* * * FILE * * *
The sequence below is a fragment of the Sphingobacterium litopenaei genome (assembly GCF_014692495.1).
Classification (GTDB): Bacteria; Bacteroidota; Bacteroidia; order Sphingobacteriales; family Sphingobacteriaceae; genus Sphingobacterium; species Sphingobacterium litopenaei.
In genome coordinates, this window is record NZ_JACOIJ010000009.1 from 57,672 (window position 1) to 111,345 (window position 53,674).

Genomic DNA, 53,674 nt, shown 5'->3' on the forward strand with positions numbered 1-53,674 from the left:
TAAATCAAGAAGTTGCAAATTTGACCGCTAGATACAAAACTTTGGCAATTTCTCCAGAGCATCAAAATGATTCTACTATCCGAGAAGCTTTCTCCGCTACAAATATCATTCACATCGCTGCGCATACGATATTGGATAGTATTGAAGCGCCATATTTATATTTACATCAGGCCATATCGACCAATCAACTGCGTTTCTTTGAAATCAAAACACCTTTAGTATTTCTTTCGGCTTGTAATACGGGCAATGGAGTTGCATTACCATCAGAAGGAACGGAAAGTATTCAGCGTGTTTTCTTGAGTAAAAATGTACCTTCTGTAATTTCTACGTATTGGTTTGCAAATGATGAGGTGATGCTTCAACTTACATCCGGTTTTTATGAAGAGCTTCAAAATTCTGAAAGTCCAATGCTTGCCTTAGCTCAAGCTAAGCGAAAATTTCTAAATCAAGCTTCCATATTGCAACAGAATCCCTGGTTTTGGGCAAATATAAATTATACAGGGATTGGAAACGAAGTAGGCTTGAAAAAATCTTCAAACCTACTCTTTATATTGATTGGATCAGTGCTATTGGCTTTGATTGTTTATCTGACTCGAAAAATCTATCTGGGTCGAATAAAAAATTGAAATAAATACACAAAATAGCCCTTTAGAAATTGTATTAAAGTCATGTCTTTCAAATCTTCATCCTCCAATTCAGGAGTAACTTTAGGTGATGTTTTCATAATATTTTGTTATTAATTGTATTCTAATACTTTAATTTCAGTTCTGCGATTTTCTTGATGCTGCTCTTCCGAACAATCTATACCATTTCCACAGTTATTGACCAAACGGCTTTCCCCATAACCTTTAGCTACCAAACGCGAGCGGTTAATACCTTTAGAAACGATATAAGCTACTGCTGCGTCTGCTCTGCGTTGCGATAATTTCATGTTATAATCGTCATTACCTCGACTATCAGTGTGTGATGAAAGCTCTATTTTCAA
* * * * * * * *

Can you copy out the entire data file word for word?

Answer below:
The sequence below is a fragment of the Sphingobacterium litopenaei genome (assembly GCF_014692495.1).
Classification (GTDB): Bacteria; Bacteroidota; Bacteroidia; order Sphingobacteriales; family Sphingobacteriaceae; genus Sphingobacterium; species Sphingobacterium litopenaei.
In genome coordinates, this window is record NZ_JACOIJ010000009.1 from 57,672 (window position 1) to 111,345 (window position 53,674).

Genomic DNA, 53,674 nt, shown 5'->3' on the forward strand with positions numbered 1-53,674 from the left:
TAAATCAAGAAGTTGCAAATTTGACCGCTAGATACAAAACTTTGGCAATTTCTCCAGAGCATCAAAATGATTCTACTATCCGAGAAGCTTTCTCCGCTACAAATATCATTCACATCGCTGCGCATACGATATTGGATAGTATTGAAGCGCCATATTTATATTTACATCAGGCCATATCGACCAATCAACTGCGTTTCTTTGAAATCAAAACACCTTTAGTATTTCTTTCGGCTTGTAATACGGGCAATGGAGTTGCATTACCATCAGAAGGAACGGAAAGTATTCAGCGTGTTTTCTTGAGTAAAAATGTACCTTCTGTAATTTCTACGTATTGGTTTGCAAATGATGAGGTGATGCTTCAACTTACATCCGGTTTTTATGAAGAGCTTCAAAATTCTGAAAGTCCAATGCTTGCCTTAGCTCAAGCTAAGCGAAAATTTCTAAATCAAGCTTCCATATTGCAACAGAATCCCTGGTTTTGGGCAAATATAAATTATACAGGGATTGGAAACGAAGTAGGCTTGAAAAAATCTTCAAACCTACTCTTTATATTGATTGGATCAGTGCTATTGGCTTTGATTGTTTATCTGACTCGAAAAATCTATCTGGGTCGAATAAAAAATTGAAATAAATACACAAAATAGCCCTTTAGAAATTGTATTAAAGTCATGTCTTTCAAATCTTCATCCTCCAATTCAGGAGTAACTTTAGGTGATGTTTTCATAATATTTTGTTATTAATTGTATTCTAATACTTTAATTTCAGTTCTGCGATTTTCTTGATGCTGCTCTTCCGAACAATCTATACCATTTCCACAGTTATTGACCAAACGGCTTTCCCCATAACCTTTAGCTACCAAACGCGAGCGGTTAATACCTTTAGAAACGATATAAGCTACTGCTGCGTCTGCTCTGCGTTGCGATAATTTCATGTTATAATCGTCATTACCTCGACTATCAGTGTGTGATGAAAGCTCTATTTTCAA